J Infect Dis. 2017 Jan 1;215(1):70-79. doi: 10.1093/infdis/jiw499. Ep

Humanized Mice Reproduce Acute and Persistent Human Adenovirus Infection.

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Humanized mice are useful tools to study human-specific diseases in a human context. They have been widely used to study cancer, autoimmune diseases, hematopoietic stem cell transplantation and infectious diseases. The use of humanized mice to model human viral infections, has been classically limited to HIV. Only in the last years, models have been established for other viruses like Epstein-Barr virus (EBV) [1], Ebola [2], and Dengue virus [3-6].

 

Human Adenoviruses (HAdV) usually cause asymptomatic to mild infections of the upper respiratory tract, gastrointestinal tract and conjunctiva. These infections are self-limited for the majority of the population; however, in immune-compromised patients that undergo stem cell transplantation, and especially, in children, HAdV causes life-threatening infections [7-14]. It is thought that these infections are a consequence of the reactivation of a HAdV persistent infection. Whether the virus comes from the donor bone marrow or from the recipient still remains unknown.

 

It has been widely studied that HAdV can persistent in tonsils, adenoids and lymphocytes of the gastro-intestinal tract [15-20]; however, little is known about he mechanisms of viral persistence and reactivation. Although several studies have used cultured cell lines to model HAdV persistence [21, 22], there are no good in vivo models that would mimic HAdV persistence and pathogenesis because HAdVs are highly species-specific, meaning that they can only infect human cells.

 

In our recent publication, we have shown the establishment of a humanized mouse model for HAdV infections. We generated these animals using NSG mice that express human HLA-A2, which were then transplanted with HLA-matching human hematopoietic stem cells (HSC) isolated from umbilical cord blood. This allows for the reconstitution of a broad range of blood cell subpopulations, including mature T-cells.

 

 

Infection of these animals with HAdV-C2, which is the most commonly HAdV strain found in immune-compromised patients, induced two different phenotypes (Fig. 1). On one hand, one third of the animals developed acute infection, shown by progressive weight loss, ruffled fur and lethargy. These physical symptoms were a consequence of an Adenovirus-induced hepatitis, which was shown by the presence of liver steatosis (Fig. 2), hepatocyte vacuolization, fibrosis and infiltration of human immune cells (Fig. 2), specially, of monocytes and macrophages. In these animals, viral mRNAs were detected in several organs, and both early and late viral proteins were found in the liver. Furthermore, animals showed virus dissemination as infectious particles could be rescued from the liver and peripheral blood. On the other hand, the rest of the animals remained asymptomatic, however, some of them, had developed an Adenovirus persistent infection in the bone marrow. This was shown by the presence of early viral mRNAs in this body site, however, no viral proteins or late mRNAs were found in any organ assayed. In line with this, no infectious virus could be rescued from these animals. These results indicated that HAdV had induced a persistent/latent infection in the bone marrow of humanized mice.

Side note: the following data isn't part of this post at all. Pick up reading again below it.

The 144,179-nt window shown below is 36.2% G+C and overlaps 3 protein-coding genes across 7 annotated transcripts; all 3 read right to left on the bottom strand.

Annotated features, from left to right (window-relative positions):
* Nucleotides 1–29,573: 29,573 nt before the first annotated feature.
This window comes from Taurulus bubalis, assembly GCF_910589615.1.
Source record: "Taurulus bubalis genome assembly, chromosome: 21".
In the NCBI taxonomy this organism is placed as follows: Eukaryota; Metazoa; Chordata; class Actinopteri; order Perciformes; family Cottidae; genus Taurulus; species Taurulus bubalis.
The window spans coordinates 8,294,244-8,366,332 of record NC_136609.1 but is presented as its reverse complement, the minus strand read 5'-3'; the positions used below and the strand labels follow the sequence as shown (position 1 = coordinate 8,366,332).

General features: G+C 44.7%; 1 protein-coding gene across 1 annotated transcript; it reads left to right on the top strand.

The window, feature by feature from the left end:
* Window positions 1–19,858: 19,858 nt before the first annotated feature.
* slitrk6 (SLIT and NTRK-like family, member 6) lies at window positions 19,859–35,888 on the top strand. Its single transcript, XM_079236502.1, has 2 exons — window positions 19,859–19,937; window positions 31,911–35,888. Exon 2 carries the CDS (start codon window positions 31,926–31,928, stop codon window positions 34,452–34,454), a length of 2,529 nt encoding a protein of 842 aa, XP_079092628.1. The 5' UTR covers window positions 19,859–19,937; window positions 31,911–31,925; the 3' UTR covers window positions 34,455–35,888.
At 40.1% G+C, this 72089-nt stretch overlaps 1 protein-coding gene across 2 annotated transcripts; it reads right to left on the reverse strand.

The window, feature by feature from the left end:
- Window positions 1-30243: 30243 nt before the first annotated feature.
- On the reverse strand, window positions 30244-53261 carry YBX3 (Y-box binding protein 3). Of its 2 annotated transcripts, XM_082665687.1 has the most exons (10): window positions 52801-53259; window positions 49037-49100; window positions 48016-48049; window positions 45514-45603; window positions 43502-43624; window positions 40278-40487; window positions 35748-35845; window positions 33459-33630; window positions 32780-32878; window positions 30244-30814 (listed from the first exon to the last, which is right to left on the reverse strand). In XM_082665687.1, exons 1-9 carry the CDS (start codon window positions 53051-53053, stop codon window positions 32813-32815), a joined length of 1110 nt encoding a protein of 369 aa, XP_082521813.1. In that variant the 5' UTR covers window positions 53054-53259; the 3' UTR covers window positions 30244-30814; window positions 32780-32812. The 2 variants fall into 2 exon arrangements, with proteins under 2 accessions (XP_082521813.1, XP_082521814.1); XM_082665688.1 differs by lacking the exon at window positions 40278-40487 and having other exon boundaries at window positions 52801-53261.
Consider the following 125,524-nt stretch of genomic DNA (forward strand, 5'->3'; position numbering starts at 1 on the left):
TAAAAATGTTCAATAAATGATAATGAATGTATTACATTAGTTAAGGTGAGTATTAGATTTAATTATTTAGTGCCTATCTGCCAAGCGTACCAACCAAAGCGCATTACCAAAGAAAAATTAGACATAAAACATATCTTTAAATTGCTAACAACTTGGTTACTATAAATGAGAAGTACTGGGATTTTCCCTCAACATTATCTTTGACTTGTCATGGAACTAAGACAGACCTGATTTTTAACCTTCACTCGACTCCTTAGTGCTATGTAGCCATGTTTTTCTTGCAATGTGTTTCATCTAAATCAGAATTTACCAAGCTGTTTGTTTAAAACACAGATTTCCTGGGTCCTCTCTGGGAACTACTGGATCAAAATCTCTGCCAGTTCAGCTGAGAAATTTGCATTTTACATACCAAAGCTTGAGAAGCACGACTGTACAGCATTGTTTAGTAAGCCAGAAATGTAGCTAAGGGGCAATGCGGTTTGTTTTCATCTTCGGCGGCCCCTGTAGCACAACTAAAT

Additionally, our model showed establishment of primary and adaptive immune responses that served us to distinguish between acute and persistent infection.

 

The importance of our findings lies in the fact that a species-specific virus like HAdV is able to cause a phenotype in humanized mice, where only immune cells are human, suggesting that the immune system plays a crucial role in the pathogenesis of severe HAdV infections. We do not know yet why some animals develop acute infection and others don’t. More experiments are needed to understand which blood cell subpopulations are important for fighting these infections, which might be missing in some of our animals and also in stem cell transplanted patients that develop severe HAdV infections. The fact that a HAdV persistent infection could be found only in the bone marrow among all the other humanized hematopoietic organs in our mice, suggest that this body site might be the place for viral persistence. Intriguingly, the presence of HAdV in bone marrow donors is not routinely checked, in contrast to HIV and Hepatitis C. Further experiments are needed to prove whether a similar reservoir exists in human subjects and measures must be taken to screen for the presence of HAdV in the bone marrow of donors.

 

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